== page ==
4 reasons being a loud-mouth in the office might pay-off in the long run

“You’ve got one mouth to speak and two ears to listen”, my Mum always told me.  But some people weren’t built to be bystanders, they have to be centric to every conversation, going-on and happening. These people get brandished with the ‘loud-mouth’ label which, you might not realise, isn’t such a bad thing.

A little inhibition can take you a long way, for sure, but confidence is forever. The ability to speak your mind and be vocal about what you care about is invaluable in getting ahead in your career. You may be judged, sure, but people turning their noses up at your natural demeanour shouldn’t stop your drive.

Here are four reasons you should relish in the fact you’re a loud-mouth!

1. Awareness turns to engagement

When it comes to engaging clients and spreading the word of a brand, a few meek social posts won’t make an impact. From an employer’s perspective, an inability to hold anything back on social media (the digital equivalent of being a loud-mouth) can benefit the company. Research shows that brand messages are shared 24 times more frequently when distributed by employees than by brands alone.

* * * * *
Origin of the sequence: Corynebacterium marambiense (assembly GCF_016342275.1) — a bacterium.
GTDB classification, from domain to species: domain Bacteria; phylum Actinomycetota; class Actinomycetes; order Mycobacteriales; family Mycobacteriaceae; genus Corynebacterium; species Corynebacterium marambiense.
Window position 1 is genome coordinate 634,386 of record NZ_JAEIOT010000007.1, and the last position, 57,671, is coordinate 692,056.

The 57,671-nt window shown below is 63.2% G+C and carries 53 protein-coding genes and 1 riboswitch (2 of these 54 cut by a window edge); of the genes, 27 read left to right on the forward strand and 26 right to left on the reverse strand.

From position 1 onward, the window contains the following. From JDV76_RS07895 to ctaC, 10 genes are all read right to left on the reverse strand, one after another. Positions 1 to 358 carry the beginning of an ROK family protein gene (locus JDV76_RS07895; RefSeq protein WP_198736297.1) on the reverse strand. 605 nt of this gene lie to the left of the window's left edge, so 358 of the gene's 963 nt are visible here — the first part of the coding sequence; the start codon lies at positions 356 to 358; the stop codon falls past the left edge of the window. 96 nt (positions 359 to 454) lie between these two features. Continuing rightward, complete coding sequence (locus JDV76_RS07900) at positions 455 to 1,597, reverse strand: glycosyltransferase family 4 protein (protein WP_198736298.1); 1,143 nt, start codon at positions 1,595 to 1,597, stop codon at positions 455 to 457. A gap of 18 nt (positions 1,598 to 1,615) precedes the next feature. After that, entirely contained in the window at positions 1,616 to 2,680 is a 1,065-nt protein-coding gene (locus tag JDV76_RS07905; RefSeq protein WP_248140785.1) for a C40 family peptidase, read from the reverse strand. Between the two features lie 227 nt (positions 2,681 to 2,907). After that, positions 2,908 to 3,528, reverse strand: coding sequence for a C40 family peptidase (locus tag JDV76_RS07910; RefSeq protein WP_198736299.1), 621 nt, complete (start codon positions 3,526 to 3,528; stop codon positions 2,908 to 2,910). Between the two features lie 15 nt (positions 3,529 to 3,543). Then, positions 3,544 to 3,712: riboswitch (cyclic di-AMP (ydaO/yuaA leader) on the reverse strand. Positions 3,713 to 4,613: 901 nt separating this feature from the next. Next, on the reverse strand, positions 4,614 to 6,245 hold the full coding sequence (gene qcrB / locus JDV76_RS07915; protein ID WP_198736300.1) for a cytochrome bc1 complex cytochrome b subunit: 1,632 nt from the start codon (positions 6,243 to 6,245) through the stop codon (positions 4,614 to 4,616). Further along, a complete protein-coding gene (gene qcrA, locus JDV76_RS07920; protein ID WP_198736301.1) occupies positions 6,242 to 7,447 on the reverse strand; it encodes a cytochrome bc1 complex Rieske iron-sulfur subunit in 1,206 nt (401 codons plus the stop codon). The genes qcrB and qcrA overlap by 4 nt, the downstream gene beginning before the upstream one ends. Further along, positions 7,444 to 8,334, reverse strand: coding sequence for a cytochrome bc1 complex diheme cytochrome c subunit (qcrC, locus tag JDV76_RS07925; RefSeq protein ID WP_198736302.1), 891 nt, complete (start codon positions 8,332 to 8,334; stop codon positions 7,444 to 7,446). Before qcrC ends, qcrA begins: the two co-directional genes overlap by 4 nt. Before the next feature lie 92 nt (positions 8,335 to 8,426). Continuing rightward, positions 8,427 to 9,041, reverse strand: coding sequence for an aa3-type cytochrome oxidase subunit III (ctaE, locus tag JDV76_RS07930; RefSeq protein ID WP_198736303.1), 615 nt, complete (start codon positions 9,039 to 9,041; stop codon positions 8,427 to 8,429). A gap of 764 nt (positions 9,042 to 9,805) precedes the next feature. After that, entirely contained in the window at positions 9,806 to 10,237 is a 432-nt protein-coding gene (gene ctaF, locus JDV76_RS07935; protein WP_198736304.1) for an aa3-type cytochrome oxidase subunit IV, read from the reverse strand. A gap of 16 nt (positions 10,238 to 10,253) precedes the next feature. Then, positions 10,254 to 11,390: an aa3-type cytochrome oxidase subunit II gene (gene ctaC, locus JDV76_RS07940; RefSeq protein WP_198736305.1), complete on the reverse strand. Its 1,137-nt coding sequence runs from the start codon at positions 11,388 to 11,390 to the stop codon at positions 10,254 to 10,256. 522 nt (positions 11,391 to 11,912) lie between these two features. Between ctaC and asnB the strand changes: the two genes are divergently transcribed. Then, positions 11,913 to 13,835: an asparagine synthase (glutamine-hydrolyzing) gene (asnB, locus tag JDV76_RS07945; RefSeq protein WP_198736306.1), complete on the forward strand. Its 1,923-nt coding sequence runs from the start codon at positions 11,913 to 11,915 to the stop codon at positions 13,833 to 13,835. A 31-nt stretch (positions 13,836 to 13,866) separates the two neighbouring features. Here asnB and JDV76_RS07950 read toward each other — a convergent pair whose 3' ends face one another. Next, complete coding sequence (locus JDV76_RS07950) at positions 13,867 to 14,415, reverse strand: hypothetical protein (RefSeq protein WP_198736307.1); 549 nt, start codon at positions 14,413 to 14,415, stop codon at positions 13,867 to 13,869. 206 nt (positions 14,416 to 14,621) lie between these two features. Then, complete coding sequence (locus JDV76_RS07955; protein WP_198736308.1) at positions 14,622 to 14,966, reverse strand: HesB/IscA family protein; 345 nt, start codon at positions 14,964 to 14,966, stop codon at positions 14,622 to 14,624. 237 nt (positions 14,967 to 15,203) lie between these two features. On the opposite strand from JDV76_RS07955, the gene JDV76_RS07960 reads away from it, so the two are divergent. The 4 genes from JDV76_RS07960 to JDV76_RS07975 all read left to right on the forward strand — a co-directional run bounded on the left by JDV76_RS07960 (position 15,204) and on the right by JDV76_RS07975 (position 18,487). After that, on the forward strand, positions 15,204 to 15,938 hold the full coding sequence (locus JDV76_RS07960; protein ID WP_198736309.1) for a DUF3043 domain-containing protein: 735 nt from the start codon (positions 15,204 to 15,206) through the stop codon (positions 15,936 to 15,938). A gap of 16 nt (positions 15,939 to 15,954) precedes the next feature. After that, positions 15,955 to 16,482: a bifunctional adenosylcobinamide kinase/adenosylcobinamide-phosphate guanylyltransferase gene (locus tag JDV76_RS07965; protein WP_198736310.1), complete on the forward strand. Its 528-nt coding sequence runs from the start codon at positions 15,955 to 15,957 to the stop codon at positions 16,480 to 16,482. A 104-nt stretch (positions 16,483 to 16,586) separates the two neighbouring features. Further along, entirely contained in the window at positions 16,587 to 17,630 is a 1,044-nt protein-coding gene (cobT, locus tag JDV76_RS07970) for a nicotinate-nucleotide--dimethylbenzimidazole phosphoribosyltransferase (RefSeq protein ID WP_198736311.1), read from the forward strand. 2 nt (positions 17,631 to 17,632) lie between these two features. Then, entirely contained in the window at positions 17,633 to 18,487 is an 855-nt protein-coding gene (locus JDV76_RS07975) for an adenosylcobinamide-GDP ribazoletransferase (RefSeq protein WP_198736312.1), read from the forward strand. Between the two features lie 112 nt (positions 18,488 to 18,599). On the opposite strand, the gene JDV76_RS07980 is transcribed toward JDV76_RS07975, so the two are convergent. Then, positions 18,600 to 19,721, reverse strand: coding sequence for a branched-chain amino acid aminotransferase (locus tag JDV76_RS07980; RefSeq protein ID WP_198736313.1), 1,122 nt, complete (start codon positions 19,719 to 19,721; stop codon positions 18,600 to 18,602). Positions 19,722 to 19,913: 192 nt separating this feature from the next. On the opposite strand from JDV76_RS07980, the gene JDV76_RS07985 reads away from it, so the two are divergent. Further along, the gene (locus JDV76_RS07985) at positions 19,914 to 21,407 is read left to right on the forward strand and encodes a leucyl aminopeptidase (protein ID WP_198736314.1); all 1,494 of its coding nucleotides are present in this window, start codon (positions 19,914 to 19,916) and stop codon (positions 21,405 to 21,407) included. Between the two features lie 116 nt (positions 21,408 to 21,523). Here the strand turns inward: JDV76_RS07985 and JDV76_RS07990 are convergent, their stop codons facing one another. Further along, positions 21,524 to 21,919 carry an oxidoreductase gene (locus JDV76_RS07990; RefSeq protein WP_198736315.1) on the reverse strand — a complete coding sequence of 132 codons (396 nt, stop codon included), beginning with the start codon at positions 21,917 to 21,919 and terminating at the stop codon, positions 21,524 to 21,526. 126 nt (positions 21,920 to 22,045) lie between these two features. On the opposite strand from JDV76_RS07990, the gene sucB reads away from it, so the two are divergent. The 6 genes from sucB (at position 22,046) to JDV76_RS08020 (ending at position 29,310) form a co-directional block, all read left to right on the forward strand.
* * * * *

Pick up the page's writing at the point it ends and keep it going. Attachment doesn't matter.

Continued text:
2. You can sell anything

Now that everyone is so connected, exceeding expectations in real life has even greater value. Being open and welcoming to potential clients or people at networking events builds a reputation for someone that’s worth doing business with. After all, the kind of people everybody likes spending time with are the kind of people that make you feel good about yourself.

3. Nobody steps on your toes

Seeing as the ‘loud-mouth’ community have tight links with other loud-mouthers, people won’t be getting on your bad side very often. For more information check out any advice to do with winning friends and influencing people.

4. Miscommunication is never an issue

As long as you speak with purpose, miscommunication will never be an issue. I’d wager a bet to say that the number one delay in the world of business can be sourced to some form of miscommunication. Speak with meaning and frequency and you’ll come off much better for it.